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Zoom fatigue has gotten the attention of Big Tech. Companies like Microsoft, Adobe and Google are tweaking their products in an effort to dilute the effects of too much digital time that’s being experienced by workers who’ve spent more than a year laboring from home.
The Wall Street Journal reports that with the “workspace” increasingly located at home, the workday has expanded to encompass more hours, plus weekends, while the number of video meetings increases as workers collaborate and generally stay in touch.Big tech companies are exploring more ways to minimize the impact of Zoom Fatigue on workers still laboring from home, a year into Covid-19. #HR #HRTech @WSJ Click To Tweet
Microsoft incorporated an Outlook control that prevents back-to-back video meetings by building in breaks. Adobe is developing a tool to help users reorganize their days based on set priorities, while Google has updated Workspace to help delineate work hours.
Meanwhile, some employers are taking their own actions, such as banning video meetings on Fridays and polling meeting participants about whether the discussions they’ve participated in are worth the time.
Into Their Own Hands
Because people were already looking for ways to cut their number of meetings and take short breaks, workplace experts say such prompts could be helpful.
However, some of these features seem to be designed with the employer’s needs prioritized over what employees might prefer, the Journal said. For example, one user experience designer said it would be more beneficial to stop all notifications during breaks, rather than create breaks between meetings.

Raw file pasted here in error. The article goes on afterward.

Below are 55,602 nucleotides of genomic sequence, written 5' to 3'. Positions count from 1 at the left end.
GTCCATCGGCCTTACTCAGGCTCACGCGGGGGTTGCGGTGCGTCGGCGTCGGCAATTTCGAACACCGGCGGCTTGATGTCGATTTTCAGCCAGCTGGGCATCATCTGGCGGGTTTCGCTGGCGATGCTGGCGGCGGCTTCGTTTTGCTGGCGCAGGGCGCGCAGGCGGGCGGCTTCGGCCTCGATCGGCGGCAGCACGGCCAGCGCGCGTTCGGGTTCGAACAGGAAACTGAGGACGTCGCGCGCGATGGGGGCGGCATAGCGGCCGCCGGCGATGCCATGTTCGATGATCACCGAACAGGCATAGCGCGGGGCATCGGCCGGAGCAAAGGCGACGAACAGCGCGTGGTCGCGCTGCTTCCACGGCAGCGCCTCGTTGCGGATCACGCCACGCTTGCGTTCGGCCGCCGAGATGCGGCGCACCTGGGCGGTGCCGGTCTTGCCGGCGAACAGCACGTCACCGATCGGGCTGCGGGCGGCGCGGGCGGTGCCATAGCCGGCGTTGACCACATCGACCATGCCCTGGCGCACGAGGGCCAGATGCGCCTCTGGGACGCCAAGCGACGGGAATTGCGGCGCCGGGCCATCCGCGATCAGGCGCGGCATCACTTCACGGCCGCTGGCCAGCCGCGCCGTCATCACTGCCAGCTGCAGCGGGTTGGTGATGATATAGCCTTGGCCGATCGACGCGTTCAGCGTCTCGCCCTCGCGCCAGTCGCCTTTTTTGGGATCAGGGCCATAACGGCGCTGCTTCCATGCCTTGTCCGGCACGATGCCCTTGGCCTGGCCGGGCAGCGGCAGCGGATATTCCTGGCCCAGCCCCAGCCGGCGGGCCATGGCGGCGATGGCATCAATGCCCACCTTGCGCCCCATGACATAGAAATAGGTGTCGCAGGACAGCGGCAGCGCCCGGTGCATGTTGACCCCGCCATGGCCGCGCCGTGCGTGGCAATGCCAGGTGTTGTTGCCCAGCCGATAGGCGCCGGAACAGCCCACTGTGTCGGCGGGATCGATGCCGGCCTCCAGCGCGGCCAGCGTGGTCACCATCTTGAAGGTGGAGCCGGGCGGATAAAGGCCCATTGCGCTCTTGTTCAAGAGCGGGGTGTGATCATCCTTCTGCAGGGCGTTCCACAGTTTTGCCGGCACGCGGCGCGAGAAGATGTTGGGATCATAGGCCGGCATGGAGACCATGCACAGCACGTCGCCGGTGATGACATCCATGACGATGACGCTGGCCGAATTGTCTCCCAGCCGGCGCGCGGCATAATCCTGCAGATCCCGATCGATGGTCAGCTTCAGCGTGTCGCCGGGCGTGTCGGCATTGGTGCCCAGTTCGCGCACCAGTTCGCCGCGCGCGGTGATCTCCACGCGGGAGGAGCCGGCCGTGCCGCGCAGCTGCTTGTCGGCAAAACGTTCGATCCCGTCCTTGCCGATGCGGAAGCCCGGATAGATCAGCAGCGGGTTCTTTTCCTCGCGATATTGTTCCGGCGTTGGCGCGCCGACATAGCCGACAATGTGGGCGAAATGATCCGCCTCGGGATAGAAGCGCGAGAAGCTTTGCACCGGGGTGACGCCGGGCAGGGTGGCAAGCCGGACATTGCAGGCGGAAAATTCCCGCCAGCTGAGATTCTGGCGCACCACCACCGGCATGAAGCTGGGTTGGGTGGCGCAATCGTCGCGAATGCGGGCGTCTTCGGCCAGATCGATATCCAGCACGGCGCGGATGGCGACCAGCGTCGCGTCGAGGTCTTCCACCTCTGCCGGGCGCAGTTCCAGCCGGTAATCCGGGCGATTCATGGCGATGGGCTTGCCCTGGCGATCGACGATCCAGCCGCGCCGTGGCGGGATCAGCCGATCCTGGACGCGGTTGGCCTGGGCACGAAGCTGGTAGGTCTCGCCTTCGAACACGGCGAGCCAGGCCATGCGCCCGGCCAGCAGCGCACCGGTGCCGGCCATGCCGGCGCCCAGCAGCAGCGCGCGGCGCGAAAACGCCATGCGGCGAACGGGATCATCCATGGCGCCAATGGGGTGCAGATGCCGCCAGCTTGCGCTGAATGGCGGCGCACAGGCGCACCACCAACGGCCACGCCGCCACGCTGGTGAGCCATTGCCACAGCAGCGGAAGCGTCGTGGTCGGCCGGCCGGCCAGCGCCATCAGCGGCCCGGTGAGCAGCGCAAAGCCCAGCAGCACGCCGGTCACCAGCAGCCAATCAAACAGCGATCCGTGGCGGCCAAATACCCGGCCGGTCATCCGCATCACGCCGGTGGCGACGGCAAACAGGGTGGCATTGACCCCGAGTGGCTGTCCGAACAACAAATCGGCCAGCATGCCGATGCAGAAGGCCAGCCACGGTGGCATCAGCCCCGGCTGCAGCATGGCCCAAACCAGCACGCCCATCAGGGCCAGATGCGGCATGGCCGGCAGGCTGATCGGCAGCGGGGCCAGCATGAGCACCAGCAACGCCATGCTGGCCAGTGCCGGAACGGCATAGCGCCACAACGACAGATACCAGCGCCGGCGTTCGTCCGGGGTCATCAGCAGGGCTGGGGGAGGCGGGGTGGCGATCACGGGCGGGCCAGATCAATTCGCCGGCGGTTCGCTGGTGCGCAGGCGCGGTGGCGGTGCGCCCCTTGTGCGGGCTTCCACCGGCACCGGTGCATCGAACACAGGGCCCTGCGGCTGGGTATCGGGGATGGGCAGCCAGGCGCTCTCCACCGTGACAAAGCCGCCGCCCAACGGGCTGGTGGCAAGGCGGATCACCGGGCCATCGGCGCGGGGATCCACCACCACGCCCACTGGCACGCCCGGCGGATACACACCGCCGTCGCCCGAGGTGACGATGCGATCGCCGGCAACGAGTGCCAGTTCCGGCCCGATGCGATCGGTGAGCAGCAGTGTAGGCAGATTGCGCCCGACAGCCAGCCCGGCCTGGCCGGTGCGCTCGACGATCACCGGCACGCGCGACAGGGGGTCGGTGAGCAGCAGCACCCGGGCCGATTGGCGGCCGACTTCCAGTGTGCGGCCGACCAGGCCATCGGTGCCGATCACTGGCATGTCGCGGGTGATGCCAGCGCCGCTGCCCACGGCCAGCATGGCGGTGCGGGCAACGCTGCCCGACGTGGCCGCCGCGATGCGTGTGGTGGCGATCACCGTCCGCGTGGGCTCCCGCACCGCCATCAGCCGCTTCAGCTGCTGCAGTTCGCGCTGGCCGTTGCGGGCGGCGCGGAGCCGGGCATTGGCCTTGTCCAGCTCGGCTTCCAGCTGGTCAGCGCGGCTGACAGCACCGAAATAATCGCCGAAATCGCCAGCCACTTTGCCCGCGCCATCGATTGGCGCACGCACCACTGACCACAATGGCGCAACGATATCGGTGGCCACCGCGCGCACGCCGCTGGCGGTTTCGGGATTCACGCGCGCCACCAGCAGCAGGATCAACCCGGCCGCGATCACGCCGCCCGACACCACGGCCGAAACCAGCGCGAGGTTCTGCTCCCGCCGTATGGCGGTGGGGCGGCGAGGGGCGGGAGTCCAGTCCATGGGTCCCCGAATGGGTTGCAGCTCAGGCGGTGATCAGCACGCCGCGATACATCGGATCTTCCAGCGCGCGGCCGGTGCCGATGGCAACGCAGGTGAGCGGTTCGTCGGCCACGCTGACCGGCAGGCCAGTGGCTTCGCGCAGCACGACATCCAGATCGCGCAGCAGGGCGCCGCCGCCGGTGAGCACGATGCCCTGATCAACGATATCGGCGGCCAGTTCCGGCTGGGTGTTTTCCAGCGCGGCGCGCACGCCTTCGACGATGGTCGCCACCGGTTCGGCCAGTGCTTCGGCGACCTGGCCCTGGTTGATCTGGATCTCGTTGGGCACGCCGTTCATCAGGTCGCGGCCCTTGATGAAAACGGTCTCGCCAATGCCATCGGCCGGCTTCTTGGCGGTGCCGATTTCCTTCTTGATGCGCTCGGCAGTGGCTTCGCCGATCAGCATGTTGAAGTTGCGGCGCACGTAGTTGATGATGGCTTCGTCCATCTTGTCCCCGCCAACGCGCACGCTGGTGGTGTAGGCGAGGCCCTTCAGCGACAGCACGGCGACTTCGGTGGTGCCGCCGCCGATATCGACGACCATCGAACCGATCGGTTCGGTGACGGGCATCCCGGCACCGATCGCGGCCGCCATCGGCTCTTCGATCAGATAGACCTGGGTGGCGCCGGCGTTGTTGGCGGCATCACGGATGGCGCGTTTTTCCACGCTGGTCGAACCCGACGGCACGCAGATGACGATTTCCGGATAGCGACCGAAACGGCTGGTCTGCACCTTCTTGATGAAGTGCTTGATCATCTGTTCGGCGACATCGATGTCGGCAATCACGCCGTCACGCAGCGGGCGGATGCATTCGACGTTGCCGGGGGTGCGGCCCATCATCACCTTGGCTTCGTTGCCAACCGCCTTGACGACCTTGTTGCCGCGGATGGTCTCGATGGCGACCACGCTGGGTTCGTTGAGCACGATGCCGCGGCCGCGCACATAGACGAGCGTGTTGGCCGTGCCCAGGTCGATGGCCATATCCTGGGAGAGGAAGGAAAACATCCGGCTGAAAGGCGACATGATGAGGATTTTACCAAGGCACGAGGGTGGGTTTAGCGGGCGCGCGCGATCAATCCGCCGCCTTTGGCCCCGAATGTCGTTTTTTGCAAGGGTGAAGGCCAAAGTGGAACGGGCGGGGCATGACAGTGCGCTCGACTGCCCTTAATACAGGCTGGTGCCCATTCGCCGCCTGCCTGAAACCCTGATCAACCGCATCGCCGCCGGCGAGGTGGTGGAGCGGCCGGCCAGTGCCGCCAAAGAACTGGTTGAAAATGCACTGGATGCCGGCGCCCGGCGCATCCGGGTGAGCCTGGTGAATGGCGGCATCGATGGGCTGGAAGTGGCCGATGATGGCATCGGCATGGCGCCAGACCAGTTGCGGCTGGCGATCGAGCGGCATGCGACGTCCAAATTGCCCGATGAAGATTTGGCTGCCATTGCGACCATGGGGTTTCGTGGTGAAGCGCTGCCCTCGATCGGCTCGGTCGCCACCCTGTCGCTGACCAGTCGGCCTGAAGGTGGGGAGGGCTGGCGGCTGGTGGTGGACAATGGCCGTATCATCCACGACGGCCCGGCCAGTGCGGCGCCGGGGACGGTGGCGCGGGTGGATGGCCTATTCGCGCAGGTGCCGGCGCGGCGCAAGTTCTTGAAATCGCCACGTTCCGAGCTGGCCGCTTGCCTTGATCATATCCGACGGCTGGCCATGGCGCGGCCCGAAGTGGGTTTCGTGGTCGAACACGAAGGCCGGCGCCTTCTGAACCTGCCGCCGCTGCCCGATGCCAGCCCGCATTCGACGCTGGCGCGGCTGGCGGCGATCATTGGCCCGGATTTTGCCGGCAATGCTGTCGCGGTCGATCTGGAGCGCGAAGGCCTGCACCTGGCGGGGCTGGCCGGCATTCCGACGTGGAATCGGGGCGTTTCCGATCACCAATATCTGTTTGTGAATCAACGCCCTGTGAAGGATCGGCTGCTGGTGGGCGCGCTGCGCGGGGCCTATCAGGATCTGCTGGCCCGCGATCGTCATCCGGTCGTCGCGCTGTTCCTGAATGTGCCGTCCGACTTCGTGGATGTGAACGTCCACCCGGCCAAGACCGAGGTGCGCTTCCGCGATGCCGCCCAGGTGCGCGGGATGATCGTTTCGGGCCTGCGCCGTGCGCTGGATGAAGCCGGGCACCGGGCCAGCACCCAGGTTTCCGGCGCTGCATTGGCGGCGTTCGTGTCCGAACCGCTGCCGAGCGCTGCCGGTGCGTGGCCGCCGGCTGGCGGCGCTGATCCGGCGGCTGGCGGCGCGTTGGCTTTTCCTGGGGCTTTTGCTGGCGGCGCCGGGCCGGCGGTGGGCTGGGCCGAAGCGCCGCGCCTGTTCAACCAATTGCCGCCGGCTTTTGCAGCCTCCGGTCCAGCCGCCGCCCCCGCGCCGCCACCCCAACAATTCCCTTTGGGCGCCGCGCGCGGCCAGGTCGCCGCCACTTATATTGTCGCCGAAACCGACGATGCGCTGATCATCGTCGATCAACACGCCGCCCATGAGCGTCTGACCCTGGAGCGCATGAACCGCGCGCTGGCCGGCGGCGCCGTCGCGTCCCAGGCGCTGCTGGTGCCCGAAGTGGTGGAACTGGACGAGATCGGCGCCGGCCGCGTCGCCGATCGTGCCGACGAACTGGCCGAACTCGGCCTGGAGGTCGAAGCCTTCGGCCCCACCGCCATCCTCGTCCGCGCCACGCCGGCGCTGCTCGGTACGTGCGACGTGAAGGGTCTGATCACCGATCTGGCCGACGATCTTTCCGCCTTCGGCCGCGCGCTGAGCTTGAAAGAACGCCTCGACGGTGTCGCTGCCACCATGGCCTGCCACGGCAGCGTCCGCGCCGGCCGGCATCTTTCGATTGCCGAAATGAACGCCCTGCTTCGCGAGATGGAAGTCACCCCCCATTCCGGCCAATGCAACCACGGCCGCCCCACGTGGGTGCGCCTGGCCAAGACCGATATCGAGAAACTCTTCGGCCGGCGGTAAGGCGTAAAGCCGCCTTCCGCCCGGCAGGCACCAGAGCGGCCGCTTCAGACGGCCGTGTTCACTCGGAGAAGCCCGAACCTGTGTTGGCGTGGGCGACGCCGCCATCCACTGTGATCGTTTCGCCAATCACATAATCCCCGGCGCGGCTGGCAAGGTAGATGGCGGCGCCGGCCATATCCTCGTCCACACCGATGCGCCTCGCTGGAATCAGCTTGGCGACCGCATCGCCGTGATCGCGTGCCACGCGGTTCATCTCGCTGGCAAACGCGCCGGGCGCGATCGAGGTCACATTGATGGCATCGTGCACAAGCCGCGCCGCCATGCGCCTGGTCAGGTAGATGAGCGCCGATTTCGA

Google seems to be stepping down that path with a new calendar feature called Focus Time. The features cuts the number of notifications it presents during periods designated as uninterrupted worktime and changes a user’s status to “do not disturb.”
“The acceleration that happened during Covid, where suddenly the only way to connect with others was through technology, it was clear that we needed to be better at using it and defining our own boundaries,” said Nellie Hayat, head of workplace transformation at VergeSense, a workplace analytics platform. At the same time, such efforts have to be “synchronized with others,” she added.
The fact such discussions are taking place at all is noteworthy. “Even for organizations to come around and say like, ‘OK, our people are very stressed, they’re very anxious, well-being needs to be one of our top priorities for the next six months’—that’s not really a conversation that we heard before,” observed Liz Fosslien, co-author of “No Hard Feelings: The Secret Power of Embracing Emotions At Work.”